Lock it up
Sometimes, especially when you live in a big-city apartment, packages mysteriously grow legs and walk off. Last year Amazon began testing a low-tech solution to this problem in New York, Washington DC, and its hometown of Seattle: lockers. Now the tech giant is taking the service into the heart of the beast as these kiosk-like stations have begun to show up in San Francisco. The Wall Street Journal explains the program (not that you need a lesson in keys and locks, but maybe it’s been a while since you strutted the halls of your junior high):
Amazon’s locker program works fairly simply. Customers who ship their item to a locker—typically in 7-Elevens, grocery or chain drugststores—are emailed a code after a package arrives that unlocks the door holding their merchandise. The lockers can hold only smaller items that weigh less than 10 pounds, such as books, DVDs or electronic devices like iPads. Users have several days to retrieve their merchandise.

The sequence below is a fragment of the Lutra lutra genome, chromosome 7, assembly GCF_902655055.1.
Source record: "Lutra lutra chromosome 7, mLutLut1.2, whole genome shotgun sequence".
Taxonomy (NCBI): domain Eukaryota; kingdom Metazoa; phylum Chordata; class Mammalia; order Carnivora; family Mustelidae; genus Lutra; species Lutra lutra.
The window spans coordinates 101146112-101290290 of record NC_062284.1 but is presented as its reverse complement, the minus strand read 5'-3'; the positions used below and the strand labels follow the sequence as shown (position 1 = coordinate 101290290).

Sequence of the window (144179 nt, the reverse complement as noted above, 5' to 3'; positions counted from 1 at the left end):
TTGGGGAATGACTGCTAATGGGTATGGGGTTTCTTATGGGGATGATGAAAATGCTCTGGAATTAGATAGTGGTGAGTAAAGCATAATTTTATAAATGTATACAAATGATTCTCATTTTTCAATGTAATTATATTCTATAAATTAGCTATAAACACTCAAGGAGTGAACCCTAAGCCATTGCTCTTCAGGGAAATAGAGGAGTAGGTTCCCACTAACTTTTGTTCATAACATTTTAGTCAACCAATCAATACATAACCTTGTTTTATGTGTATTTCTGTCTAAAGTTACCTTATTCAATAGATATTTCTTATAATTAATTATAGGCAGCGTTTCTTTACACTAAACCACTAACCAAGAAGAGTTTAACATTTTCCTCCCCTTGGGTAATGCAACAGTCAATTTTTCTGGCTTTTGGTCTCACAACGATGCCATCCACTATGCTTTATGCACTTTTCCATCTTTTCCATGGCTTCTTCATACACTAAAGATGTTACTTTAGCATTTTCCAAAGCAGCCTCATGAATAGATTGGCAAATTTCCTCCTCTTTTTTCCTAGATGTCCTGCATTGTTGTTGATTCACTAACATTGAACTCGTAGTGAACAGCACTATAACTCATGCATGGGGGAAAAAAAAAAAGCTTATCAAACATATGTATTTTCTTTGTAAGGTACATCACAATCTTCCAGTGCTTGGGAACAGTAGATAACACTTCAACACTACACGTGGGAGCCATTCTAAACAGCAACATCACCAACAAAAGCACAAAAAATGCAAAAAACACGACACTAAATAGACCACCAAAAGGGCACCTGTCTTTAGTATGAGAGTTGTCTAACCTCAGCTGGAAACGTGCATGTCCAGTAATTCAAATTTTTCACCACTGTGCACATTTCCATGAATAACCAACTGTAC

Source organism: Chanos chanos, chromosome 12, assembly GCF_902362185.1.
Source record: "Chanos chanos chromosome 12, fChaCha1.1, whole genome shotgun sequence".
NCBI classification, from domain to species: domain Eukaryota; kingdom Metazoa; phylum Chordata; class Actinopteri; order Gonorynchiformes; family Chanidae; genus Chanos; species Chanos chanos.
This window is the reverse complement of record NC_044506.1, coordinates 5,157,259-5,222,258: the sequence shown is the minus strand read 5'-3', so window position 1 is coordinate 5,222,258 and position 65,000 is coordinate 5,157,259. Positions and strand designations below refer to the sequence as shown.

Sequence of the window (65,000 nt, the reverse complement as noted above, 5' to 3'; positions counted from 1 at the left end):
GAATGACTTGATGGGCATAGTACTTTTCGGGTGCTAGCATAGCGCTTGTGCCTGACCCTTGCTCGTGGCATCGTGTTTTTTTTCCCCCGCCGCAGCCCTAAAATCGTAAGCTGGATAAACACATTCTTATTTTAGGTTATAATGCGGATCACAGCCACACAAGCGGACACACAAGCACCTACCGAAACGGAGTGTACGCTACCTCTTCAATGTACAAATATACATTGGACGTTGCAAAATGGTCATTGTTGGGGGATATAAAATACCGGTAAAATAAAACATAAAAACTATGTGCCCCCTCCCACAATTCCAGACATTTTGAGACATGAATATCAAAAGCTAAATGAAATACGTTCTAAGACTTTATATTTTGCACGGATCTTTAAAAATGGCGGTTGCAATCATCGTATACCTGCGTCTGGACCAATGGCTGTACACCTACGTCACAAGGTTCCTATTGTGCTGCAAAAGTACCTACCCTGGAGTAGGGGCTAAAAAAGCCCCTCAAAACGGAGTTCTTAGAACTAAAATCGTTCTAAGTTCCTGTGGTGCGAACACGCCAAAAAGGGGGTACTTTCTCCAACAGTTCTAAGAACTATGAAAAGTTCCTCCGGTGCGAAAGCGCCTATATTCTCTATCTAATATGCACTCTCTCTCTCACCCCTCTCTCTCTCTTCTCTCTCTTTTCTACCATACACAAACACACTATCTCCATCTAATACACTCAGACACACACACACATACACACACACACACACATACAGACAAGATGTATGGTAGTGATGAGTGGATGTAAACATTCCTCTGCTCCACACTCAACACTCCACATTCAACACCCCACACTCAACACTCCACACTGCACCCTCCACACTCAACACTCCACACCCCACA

That means if you wanted to get your hands on the JL421 Badonkadonk Land Cruiser/Tank, you’re out of luck.
Interestingly, the four states in which lockers are currently located are all states that already charge tax to Amazon orders. You might recall that tax-free items have been a major grumbling point for other retailers and a major selling point for Amazon. Setting up a locker in a state could mean that Amazon operates, at least in some small way, a business in that state, which means no tax-free goodies.
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